Wine counterfeiting is nothing new. Throughout human history, wine vessels have been forged, spiked, relabelled and watered down, despite the close attention of growers and collectors.
In recent years, technology firms have come under attack from customers, the media and governments for not doing enough to safeguard privacy and shut down cyberattacks.
Car manufacturers – and governments too – have set their sights on 2035 and the end of fossil fuel mobility, thus emphasising the swap for better battery life cycle management.
The Global Brand Counterfeiting Report has recently estimated losses of nearly $100bn, demonstrating the growing extent of counterfeiting in luxury goods.
In the mid 2010s, blockchain broke free of its tag as a cryptocurrency technology. New applications have demonstrated the wider ability of blockchain to disrupt supply chains where there is a need for increased efficiency, transparency and interoperability across supply chains and where opaqueness has led to concentration of control.
Find out how a pioneering blockchain solution seeks to help the diamond industry in offsetting its carbon footprint. For the first time, emissions data from the diamond industry will be used to offset carbon footprint via blockchain technology.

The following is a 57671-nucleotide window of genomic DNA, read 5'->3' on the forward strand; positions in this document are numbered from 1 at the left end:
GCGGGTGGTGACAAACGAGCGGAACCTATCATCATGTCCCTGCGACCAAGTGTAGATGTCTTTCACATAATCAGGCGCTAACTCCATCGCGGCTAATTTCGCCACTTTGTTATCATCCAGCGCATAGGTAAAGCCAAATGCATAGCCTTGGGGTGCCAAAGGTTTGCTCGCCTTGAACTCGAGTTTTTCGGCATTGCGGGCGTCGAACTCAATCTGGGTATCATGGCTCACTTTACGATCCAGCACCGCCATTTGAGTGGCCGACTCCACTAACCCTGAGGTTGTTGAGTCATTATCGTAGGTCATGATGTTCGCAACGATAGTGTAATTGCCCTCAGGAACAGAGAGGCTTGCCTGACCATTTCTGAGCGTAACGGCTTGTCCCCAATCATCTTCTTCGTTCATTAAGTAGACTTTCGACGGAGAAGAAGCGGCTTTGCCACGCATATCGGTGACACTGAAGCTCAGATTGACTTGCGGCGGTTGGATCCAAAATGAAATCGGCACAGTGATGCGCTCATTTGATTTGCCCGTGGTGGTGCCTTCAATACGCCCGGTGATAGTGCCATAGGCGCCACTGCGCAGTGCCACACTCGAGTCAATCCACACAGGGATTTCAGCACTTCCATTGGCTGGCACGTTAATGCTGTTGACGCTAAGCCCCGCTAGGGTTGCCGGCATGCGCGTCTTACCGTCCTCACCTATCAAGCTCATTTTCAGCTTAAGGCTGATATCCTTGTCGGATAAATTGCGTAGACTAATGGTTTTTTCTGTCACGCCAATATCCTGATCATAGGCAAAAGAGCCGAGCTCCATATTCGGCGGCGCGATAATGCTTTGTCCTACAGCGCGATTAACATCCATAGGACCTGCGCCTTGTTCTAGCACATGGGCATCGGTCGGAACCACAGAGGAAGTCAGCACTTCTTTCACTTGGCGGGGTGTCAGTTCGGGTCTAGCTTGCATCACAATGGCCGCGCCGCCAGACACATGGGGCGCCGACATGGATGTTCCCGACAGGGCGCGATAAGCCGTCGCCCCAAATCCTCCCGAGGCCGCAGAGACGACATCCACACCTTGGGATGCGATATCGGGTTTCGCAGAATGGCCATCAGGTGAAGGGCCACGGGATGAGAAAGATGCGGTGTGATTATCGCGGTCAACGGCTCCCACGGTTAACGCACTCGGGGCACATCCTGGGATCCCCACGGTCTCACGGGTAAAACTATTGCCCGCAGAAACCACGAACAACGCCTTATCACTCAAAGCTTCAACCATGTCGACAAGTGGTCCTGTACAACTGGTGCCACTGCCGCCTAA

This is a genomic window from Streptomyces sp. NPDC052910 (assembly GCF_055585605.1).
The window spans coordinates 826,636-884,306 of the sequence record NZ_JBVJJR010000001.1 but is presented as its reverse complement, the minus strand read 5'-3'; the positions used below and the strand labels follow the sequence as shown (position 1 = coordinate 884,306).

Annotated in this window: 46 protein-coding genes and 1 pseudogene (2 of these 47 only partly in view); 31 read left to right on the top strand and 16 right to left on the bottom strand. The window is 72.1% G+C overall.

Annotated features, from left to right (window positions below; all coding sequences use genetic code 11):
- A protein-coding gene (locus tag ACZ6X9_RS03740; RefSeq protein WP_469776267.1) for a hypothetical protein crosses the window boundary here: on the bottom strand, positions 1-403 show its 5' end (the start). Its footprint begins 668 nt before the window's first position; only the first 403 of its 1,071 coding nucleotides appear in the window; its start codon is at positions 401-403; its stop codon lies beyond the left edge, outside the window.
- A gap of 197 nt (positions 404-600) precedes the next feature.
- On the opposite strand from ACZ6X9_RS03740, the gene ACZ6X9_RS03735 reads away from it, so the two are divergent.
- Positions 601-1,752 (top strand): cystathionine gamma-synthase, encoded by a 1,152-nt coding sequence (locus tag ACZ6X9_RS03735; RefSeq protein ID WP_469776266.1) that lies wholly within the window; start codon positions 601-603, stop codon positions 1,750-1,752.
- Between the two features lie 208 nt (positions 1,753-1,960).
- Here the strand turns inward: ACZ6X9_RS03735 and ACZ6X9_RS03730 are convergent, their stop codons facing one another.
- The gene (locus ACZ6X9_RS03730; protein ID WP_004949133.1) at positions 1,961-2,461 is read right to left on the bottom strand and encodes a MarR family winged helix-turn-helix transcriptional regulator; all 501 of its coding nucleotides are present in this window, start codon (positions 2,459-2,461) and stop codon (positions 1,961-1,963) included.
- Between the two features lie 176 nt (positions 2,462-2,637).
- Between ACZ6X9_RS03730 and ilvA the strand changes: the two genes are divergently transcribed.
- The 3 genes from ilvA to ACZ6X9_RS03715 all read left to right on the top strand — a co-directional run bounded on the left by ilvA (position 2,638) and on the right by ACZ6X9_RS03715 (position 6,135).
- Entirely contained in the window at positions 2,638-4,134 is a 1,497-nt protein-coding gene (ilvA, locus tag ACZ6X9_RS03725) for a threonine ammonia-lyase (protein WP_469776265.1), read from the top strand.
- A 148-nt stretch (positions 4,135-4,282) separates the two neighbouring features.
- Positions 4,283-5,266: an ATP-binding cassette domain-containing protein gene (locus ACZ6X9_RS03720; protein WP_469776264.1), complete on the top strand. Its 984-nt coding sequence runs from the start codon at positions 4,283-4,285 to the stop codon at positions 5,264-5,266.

Founded in London in 2015, Everledger has quickly grown into a global digital transparency company. Evgeny Gokhberg, head of commercials, gives the back story.
Business information was always considered top secret and classified. For your eyes only. The provenance of an asset – such as a luxury item, a bottle of wine, or any object, really – was locked away in many different filing cabinets down the supply chain.
The 50th Annual Meeting of the World Economic Forum in Davos, this January, made headlines for its focus on climate change, the emergence of a new generation of leaders and the increasing volume of young and female voices.